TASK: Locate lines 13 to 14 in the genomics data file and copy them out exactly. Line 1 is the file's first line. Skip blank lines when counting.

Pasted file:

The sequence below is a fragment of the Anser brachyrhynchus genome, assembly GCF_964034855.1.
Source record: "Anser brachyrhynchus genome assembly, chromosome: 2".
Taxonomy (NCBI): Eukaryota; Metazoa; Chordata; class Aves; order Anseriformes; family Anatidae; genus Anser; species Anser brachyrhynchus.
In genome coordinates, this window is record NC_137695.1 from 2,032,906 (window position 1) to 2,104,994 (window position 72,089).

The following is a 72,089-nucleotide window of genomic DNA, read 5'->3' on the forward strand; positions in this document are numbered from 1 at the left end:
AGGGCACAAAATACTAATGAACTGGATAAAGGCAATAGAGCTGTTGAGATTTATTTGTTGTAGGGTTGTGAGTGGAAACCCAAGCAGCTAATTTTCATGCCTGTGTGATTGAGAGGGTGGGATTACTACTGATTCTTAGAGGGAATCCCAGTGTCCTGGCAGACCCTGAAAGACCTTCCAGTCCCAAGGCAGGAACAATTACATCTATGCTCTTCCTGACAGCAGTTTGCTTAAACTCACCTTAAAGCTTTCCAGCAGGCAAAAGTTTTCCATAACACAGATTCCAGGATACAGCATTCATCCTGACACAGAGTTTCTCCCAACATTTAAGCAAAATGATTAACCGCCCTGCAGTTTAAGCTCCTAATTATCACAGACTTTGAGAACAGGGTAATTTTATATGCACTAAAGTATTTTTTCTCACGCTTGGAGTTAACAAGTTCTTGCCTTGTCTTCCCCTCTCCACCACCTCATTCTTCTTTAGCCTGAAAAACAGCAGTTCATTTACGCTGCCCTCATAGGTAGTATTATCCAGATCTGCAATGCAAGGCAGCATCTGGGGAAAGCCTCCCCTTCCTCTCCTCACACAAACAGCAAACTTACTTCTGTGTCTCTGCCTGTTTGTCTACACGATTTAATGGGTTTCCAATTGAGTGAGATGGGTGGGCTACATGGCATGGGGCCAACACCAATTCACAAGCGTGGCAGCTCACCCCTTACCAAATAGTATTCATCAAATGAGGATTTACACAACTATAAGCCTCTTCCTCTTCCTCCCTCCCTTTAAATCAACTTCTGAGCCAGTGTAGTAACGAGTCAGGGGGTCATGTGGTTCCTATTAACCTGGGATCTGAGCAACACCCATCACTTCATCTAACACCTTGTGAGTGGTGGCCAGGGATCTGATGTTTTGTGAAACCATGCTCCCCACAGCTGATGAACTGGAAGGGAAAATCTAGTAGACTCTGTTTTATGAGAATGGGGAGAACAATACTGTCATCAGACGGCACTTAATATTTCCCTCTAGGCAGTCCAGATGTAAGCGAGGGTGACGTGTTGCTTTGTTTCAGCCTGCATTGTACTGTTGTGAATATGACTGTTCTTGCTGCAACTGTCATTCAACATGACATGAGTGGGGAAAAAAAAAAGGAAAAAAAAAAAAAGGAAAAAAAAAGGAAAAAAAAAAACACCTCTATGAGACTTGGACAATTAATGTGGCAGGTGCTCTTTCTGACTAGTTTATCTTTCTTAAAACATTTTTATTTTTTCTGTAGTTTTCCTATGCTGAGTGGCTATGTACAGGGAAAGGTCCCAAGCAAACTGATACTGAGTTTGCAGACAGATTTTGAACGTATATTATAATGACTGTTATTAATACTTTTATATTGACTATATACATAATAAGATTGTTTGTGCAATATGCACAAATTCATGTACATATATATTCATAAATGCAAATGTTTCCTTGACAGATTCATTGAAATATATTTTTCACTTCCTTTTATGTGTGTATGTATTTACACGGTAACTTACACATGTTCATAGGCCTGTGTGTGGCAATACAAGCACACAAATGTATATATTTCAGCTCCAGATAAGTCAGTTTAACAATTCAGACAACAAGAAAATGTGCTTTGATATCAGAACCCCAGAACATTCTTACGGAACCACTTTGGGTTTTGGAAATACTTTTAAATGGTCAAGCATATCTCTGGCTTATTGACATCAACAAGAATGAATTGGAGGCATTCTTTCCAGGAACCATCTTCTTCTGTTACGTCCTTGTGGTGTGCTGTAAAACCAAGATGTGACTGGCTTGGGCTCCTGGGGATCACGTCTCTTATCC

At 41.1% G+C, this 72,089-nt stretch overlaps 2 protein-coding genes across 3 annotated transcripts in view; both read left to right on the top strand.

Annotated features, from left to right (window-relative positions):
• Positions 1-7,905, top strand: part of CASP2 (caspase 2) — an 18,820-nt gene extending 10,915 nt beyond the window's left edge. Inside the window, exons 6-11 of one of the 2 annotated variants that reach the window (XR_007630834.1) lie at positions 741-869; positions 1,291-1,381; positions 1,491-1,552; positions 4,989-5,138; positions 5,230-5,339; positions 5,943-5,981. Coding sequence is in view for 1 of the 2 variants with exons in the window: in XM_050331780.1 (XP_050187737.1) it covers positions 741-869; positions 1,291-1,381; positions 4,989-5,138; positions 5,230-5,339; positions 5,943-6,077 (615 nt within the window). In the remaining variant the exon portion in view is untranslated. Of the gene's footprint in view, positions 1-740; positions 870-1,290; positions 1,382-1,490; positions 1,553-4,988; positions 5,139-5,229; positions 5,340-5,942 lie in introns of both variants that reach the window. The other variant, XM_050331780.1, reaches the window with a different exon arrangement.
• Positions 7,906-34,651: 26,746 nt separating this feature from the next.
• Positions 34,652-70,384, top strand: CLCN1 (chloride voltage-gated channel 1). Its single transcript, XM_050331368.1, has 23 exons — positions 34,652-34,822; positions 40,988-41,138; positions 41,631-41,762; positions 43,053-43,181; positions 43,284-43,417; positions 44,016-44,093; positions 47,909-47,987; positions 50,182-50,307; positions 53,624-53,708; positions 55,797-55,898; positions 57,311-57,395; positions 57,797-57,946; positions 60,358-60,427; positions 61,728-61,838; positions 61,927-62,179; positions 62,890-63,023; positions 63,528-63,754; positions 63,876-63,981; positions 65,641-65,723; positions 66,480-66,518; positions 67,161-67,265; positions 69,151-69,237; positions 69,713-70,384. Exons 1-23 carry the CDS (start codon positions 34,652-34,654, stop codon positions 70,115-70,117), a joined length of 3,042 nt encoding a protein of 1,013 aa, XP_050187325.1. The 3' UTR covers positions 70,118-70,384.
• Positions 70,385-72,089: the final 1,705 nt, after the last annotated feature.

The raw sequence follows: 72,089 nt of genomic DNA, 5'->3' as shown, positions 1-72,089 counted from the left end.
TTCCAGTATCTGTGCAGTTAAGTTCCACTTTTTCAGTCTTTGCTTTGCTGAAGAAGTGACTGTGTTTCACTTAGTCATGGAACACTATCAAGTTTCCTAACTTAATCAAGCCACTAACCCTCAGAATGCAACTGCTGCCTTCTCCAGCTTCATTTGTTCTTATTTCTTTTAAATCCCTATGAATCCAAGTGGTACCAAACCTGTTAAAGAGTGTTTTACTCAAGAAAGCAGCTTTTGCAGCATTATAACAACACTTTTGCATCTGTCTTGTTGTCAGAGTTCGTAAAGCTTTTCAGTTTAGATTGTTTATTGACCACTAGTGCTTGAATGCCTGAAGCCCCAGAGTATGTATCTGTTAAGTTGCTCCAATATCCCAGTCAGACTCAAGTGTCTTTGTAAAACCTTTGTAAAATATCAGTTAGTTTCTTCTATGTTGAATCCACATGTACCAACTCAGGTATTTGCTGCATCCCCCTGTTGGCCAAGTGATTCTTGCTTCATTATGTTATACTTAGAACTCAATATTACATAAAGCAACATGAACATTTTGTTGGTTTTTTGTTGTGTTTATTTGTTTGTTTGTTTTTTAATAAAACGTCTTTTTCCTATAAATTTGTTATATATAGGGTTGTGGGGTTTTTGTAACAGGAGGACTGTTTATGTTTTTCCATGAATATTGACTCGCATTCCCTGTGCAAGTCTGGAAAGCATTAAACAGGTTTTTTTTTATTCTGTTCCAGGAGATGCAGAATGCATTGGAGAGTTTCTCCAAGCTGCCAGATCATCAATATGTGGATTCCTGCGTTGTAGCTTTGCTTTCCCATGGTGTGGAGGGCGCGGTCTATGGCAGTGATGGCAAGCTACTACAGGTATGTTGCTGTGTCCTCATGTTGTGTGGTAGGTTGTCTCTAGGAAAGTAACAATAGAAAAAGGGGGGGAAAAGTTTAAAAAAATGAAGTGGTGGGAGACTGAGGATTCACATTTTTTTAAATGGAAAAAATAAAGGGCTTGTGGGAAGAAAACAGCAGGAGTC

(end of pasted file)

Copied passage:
The raw sequence follows: 72,089 nt of genomic DNA, 5'->3' as shown, positions 1-72,089 counted from the left end.
TTCCAGTATCTGTGCAGTTAAGTTCCACTTTTTCAGTCTTTGCTTTGCTGAAGAAGTGACTGTGTTTCACTTAGTCATGGAACACTATCAAGTTTCCTAACTTAATCAAGCCACTAACCCTCAGAATGCAACTGCTGCCTTCTCCAGCTTCATTTGTTCTTATTTCTTTTAAATCCCTATGAATCCAAGTGGTACCAAACCTGTTAAAGAGTGTTTTACTCAAGAAAGCAGCTTTTGCAGCATTATAACAACACTTTTGCATCTGTCTTGTTGTCAGAGTTCGTAAAGCTTTTCAGTTTAGATTGTTTATTGACCACTAGTGCTTGAATGCCTGAAGCCCCAGAGTATGTATCTGTTAAGTTGCTCCAATATCCCAGTCAGACTCAAGTGTCTTTGTAAAACCTTTGTAAAATATCAGTTAGTTTCTTCTATGTTGAATCCACATGTACCAACTCAGGTATTTGCTGCATCCCCCTGTTGGCCAAGTGATTCTTGCTTCATTATGTTATACTTAGAACTCAATATTACATAAAGCAACATGAACATTTTGTTGGTTTTTTGTTGTGTTTATTTGTTTGTTTGTTTTTTAATAAAACGTCTTTTTCCTATAAATTTGTTATATATAGGGTTGTGGGGTTTTTGTAACAGGAGGACTGTTTATGTTTTTCCATGAATATTGACTCGCATTCCCTGTGCAAGTCTGGAAAGCATTAAACAGGTTTTTTTTTATTCTGTTCCAGGAGATGCAGAATGCATTGGAGAGTTTCTCCAAGCTGCCAGATCATCAATATGTGGATTCCTGCGTTGTAGCTTTGCTTTCCCATGGTGTGGAGGGCGCGGTCTATGGCAGTGATGGCAAGCTACTACAGGTATGTTGCTGTGTCCTCATGTTGTGTGGTAGGTTGTCTCTAGGAAAGTAACAATAGAAAAAGGGGGGGAAAAGTTTAAAAAAATGAAGTGGTGGGAGACTGAGGATTCACATTTTTTTAAATGGAAAAAATAAAGGGCTTGTGGGAAGAAAACAGCAGGAGTC